Immigration and customs gave my Phnom Penh emergency passport (which looks like something you'd buy for your kid in Chinatown for $10) skeptical looks crossing the border into Thailand. Luckily, they took pity on me and I reunited with Dan and Sarah in Hong Kong, where Dan's family and then Sarah's mom generously hosted us.
Being hosted was a nice change following our group's forays into food poisoning, hospital visits, and norovirus, in that we were free to stuff our faces uncontrollably.
Unlike most of southeast Asia, Hong Kong was not marked by local experiences or spontaneous decisions, but rather a checklist of tourist highlights and restaurants.
If you ever find yourself stranded in Hong Kong with no impartial, trustworthy dining recommendations - which I'm sure happens to everyone - look no further than this impressively-bulleted list:
- Da Ping Huo: Relentlessly spicy prix-fixe menu, where each dish gets progressively hotter. Especially entertaining when you place three competitive guys on the same table and make overtures to the chef that he doesn't have to take it easy on you because you're foreigners. We spent the night alternately sweating and gasping while the locals eating the same meal occasionally shot us odd looks between nonplussed bites.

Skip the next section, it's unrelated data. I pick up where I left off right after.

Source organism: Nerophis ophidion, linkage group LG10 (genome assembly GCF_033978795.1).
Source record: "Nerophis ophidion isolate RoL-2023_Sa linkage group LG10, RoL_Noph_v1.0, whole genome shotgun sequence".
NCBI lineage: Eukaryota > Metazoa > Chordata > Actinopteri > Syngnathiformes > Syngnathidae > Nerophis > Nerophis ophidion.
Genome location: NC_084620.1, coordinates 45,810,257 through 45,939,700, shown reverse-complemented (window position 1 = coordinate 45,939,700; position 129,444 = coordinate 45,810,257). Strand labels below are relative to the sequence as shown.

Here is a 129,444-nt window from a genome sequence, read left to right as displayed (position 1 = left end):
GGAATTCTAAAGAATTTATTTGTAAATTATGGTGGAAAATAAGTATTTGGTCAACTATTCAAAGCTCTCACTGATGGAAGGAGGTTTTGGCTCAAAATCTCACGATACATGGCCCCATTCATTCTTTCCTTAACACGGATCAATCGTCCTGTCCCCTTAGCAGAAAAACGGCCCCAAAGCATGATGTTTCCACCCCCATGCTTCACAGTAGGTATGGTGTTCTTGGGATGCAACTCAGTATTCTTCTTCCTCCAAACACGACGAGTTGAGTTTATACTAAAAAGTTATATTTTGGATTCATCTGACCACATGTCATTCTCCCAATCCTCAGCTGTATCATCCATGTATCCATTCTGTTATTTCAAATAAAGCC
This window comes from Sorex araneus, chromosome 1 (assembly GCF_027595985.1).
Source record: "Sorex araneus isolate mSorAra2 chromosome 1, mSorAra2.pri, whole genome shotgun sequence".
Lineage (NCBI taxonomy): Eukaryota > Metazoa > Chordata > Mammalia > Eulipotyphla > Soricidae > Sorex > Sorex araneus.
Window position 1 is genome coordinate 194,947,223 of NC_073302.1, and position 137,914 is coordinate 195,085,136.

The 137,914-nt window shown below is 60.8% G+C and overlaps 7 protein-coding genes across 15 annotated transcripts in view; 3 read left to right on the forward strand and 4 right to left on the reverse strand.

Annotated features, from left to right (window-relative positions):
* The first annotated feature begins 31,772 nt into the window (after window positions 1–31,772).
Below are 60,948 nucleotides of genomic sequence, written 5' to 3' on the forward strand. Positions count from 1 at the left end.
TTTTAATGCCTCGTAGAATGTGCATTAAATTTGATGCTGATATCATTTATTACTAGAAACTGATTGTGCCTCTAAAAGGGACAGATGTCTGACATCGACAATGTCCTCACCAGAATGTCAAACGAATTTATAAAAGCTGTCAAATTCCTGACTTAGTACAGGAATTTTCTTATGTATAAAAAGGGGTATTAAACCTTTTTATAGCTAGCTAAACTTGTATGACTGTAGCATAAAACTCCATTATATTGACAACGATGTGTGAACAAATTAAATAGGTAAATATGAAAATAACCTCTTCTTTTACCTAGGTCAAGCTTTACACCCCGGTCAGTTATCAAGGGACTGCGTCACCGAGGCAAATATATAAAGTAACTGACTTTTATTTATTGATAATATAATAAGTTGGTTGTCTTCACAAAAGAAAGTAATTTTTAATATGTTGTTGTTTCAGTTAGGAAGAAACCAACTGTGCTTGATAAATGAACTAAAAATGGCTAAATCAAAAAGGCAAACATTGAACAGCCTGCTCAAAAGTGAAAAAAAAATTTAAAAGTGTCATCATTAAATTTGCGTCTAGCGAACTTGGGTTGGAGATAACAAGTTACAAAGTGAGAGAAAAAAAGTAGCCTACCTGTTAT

- Tim Ho Wan: One of many dim sum restaurants we made landfall on in our bottomless food tour. Known informally as the world's least expensive Michelin star restaurant, we visited the Central branch, located in a subway station, for added authenticity. Ignore the greater menu and triple down on the pork buns (unless, like us, you need to sate your curiosity for chicken feet - spoiler: tastes like chicken.)
- Din Tai Fung: Another highly recommended dim sum spot (they hand out Michelin stars left and right these days) in TST, Kowloon. Conforms to the "three syllables in the name" rule of haute Hong Kong cuisine. It was here, following an impressive eating performance, that I was told I must have a hollow leg, which I assume is a high compliment.
- Cheung Hing Kee: A hole-in-the-wall Shanghai Chinese bun restaurant in TST with a pretty mindblowing black truffle option.
- Hon Wo: Mouth-watering all-you-can-eat Korean barbecue. And we ate all we could eat. Conveniently close to Skye Bar, which overlooks the city skyline from the 27th floor of the The Park Lane Hong Kong, which brings me to...
- Skye Bar: Overpriced cocktails with an underpriced view. Trendy vibe somewhere between "trust fund hipster art show" and "Sex in the City reunion episode location."
- Wooloomooloo Steakhouse: At this point, it should be obvious that we were on someone else's dime and off the backpacker budget. Apart from Victoria Peak, the best views of the city were from the sky bar on the 32nd floor of The Hennessy building at Wooloomooloo.
In Hong Kong, Sarah paid a quick overnight visit to the Hong Kong Adventist Hospital, to get her Indonesian stitches from a motorbike accident cleaned up. The hospital, which is adorned with copious religious iconography, had an interesting policy of sending a nun to speak with Sarah before her routine surgery. I'm sure reading over last rights was a comforting way to go into getting stitches.